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Rev. Jesse Jackson Honored at Georgetown University

WASHINGTON – For many young adults, Rev. Jesse Jackson Sr.’s historic 1984 bid for the White House may or may not be something they learned about in school. And while they have been taught to revere the Rev. Martin Luther King Jr., the civil rights movement’s most iconic hero, President Obama is to them the person who has broken the greatest political barriers.

But as a group of supporters, educators and political observers gathered at a Monday morning forum to celebrate Jackson’s legacy on the campus of Georgetown University observed several times, without Jackson in 1984, there would not have been an Obama in 2004. The event was hosted by sociology professor Michael Eric Dyson and featured remarks by Rev. Al Sharpton, Rev. Marcia Dyson, Lehigh University’s Dr. James Peterson, and Gary Flowers, who heads the Executive Leadership Forum.

“People often look at the results instead of the people who made them possible,” said the Rev. Al Sharpton, who delivered an impassioned speech about Jackson’s influence on his own political awakening and how the civil rights leader fought to level the playing field for African-Americans and other minorities in a variety of areas outside of politics, from main street to Wall Street.

According to Sharpton, a lot of effort was required to maintain hard-won victories, such as the Voting Rights Act, the Civil Rights Act, fair housing laws and other legislation that King and others had fought so hard—and, in some cases, lost their lives—for. There was always a chance, he said, that lawmakers might try to reverse those decisions but didn’t because people like Jackson backed them down.

Before Jackson made the decision to run for president, he tried to get people such as former Atlanta Mayor Andrew Young and Detroit Mayor Coleman Young to make the bid for the White House. But when they declined, he decided to run for office himself, angering others because he did what they wouldn’t.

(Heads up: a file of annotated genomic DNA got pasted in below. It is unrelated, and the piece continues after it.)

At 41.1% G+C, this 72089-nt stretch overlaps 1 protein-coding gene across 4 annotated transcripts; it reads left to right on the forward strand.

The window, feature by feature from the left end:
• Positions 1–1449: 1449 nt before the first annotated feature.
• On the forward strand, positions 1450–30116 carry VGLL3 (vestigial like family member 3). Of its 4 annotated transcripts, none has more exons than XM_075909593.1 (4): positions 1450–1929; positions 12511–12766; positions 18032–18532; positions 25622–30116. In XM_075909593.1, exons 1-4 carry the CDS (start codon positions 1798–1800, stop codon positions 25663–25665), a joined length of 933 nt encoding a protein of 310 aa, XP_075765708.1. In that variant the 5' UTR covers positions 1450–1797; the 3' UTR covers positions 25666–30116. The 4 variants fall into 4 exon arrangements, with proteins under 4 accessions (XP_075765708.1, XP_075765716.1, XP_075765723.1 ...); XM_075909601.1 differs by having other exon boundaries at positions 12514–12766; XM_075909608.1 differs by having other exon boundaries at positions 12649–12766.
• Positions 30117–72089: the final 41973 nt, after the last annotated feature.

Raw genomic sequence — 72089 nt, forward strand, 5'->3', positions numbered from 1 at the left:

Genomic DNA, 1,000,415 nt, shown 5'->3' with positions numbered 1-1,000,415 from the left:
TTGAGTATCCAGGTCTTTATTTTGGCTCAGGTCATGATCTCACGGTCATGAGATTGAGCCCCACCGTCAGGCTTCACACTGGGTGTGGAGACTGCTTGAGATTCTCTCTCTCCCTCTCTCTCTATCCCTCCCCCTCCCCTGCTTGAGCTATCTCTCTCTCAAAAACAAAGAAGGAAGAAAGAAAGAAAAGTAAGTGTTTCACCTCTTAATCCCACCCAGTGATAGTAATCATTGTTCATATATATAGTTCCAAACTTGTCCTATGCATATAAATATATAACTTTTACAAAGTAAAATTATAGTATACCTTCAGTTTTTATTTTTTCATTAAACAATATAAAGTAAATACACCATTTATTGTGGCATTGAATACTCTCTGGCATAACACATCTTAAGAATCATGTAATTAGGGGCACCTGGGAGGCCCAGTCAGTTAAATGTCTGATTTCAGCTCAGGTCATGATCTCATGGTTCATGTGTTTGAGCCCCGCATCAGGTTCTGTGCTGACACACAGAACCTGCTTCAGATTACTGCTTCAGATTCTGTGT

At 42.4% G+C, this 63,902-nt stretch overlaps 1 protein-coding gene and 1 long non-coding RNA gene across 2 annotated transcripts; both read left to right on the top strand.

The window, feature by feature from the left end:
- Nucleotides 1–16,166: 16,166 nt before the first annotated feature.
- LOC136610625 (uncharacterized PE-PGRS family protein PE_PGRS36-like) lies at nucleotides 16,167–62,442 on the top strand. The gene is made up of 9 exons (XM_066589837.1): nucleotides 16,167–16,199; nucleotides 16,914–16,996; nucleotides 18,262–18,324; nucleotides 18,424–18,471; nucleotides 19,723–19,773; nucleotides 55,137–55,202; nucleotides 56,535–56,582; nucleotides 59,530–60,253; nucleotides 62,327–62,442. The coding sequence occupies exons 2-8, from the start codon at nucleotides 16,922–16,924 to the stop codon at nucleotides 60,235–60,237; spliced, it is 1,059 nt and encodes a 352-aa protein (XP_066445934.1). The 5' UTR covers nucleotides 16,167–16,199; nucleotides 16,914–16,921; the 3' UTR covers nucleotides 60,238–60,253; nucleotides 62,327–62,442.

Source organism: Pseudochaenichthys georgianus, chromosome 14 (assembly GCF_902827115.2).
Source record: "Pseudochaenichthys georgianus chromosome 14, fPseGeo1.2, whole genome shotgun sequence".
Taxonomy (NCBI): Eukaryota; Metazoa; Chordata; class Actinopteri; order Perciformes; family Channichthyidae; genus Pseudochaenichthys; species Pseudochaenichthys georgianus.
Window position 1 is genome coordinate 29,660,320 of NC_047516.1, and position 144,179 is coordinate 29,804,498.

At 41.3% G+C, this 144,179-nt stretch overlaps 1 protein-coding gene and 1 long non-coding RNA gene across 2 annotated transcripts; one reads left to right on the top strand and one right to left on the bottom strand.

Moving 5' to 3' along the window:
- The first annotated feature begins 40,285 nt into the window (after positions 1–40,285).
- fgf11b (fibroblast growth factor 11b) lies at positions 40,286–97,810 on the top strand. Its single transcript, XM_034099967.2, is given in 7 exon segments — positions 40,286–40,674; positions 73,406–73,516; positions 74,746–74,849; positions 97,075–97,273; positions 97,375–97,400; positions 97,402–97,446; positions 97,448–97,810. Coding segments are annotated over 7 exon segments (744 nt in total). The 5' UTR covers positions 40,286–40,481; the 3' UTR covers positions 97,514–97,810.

Sharpton also hailed Jackson for founding the Rainbow-PUSH Coalition.

“That sounds easy in 2011, but in 1984-88, it was heresy to Black preachers to have a coalition with gays and lesbians and unthinkable to White progressives that Blacks were going to sit at the table and decide what the left’s strategy was going to be,” Sharpton said.

“We were supposed to pass out the fliers and go to jail while they made the decisions,” he continued, adding that, thanks to Jackson’s efforts, African-Americans and others were able to participate fully in the political process.

Jackson, when it was his turn to speak, said that his biggest priority has been to remain current and sow seeds that might blossom in ways that would move minority communities forward. Despite all the progress achieved, however, they are in many ways still very unequal, and he used sports metaphors to make his point.

Jackson said there’s a reason that Blacks have been able to excel in sports.

“First, you can’t inherit points. Second, the playing field is even. The rules are public, the goals are clear, the referee is fair and not [on the owner’s payroll]. The score is transparent,” Jackson said. “Beyond the playing field, the rules aren’t public, the goals aren’t clear and the score is not transparent. We’re not equal.”

Jeff Johnson, political activist and senior correspondent for, deeply admires Jackson but cautioned that, while it is important to have charismatic individuals who can provide a vision and motivate people, it is perhaps more important to develop a training infrastructure that supports young local activists and organizations that are already doing good work and helps them build capacity through data, research and training.

Johnson added that Jackson and other leaders have built organizations that enable them to provide the support to produce “more and more young soldiers that are prepared in their own way at the local level to do the very thing that Rev. Jackson did before anybody knew the name Rev. Jesse Jackson.”

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